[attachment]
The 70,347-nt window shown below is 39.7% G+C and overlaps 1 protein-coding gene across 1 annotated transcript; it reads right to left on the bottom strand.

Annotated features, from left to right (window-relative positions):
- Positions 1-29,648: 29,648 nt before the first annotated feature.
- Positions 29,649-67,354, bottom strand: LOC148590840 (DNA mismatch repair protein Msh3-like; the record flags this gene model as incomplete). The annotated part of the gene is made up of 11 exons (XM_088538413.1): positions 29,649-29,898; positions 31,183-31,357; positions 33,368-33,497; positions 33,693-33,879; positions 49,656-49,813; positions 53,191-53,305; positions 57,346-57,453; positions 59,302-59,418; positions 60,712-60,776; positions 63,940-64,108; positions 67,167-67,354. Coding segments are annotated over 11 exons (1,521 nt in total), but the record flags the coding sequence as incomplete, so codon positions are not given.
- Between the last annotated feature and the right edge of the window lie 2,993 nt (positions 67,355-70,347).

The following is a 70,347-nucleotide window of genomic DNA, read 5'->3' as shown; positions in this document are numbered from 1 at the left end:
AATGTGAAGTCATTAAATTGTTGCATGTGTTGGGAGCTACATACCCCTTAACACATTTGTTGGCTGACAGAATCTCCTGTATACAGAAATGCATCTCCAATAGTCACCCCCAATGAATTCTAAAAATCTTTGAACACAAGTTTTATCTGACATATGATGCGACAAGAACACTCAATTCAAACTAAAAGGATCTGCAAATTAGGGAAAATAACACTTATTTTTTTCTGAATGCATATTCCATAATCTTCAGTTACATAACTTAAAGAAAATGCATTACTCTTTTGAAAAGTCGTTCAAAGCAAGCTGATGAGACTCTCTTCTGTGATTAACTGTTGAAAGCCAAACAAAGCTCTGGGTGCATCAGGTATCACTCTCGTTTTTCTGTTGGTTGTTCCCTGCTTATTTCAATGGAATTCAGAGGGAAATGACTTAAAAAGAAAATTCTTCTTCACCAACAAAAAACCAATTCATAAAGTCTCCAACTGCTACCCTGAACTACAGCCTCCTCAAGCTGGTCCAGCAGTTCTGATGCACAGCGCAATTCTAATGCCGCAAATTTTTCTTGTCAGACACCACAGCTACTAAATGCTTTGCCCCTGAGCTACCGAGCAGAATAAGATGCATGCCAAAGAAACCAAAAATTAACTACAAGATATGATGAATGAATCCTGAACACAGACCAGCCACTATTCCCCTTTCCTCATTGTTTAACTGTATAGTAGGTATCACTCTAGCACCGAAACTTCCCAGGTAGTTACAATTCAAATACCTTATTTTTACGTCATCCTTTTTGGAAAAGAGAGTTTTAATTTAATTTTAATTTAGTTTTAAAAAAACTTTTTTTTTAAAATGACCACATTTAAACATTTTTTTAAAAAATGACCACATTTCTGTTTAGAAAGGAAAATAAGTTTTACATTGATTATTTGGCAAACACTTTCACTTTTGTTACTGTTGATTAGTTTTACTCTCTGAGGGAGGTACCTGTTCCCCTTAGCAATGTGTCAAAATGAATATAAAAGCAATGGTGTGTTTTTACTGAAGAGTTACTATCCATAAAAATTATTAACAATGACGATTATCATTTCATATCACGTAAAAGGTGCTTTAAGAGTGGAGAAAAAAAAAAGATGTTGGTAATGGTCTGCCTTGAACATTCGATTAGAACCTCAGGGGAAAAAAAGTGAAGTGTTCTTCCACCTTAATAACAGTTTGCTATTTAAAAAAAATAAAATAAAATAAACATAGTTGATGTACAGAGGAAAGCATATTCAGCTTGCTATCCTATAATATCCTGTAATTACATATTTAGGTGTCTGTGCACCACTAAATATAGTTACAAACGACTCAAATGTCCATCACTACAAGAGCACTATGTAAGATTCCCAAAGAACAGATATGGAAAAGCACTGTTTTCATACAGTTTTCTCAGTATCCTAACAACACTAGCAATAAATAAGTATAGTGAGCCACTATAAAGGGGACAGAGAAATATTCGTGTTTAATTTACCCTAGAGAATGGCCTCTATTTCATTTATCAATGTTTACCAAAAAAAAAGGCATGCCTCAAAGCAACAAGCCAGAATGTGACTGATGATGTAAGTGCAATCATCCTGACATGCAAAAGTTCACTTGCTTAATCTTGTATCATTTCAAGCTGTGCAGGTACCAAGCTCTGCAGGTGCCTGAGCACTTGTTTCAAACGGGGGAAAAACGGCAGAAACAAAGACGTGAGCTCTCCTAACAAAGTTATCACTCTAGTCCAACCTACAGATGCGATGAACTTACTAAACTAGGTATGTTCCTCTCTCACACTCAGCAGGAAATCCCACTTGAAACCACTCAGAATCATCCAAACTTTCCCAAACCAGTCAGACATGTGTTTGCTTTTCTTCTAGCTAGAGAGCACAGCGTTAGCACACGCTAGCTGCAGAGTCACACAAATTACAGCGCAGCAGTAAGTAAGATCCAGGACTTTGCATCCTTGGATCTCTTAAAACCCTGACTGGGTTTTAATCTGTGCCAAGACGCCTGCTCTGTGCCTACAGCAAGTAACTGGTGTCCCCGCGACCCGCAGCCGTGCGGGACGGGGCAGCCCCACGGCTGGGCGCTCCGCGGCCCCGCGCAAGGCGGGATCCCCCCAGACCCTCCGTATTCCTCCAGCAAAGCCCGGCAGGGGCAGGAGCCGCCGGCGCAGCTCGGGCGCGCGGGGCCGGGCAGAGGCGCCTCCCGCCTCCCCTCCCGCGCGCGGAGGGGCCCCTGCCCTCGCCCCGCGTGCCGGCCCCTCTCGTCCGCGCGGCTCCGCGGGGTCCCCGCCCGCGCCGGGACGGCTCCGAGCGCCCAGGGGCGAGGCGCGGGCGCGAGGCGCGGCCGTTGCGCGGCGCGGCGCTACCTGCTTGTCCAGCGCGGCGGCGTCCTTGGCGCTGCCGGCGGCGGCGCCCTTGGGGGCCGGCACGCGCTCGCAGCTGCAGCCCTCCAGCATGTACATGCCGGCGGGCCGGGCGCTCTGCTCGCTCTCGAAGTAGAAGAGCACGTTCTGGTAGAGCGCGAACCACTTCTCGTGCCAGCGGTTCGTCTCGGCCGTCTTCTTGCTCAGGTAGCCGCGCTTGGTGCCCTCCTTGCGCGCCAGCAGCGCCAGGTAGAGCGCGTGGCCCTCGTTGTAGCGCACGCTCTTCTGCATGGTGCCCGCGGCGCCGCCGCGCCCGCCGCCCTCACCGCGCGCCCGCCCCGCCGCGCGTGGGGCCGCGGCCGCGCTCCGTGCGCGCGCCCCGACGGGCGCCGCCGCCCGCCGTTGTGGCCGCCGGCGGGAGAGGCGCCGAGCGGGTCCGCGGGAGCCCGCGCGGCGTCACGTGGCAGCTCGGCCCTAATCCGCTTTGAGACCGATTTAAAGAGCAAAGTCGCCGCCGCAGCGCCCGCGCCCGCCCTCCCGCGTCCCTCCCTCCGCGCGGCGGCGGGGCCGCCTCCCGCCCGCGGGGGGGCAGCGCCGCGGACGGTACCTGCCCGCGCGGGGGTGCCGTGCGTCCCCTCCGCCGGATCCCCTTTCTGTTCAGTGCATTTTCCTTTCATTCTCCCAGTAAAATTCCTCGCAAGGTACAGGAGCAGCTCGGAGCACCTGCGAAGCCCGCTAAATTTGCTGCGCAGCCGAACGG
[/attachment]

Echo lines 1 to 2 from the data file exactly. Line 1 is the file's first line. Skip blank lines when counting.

The 70,347-nt window shown below is 39.7% G+C and overlaps 1 protein-coding gene across 1 annotated transcript; it reads right to left on the bottom strand.

Annotated features, from left to right (window-relative positions):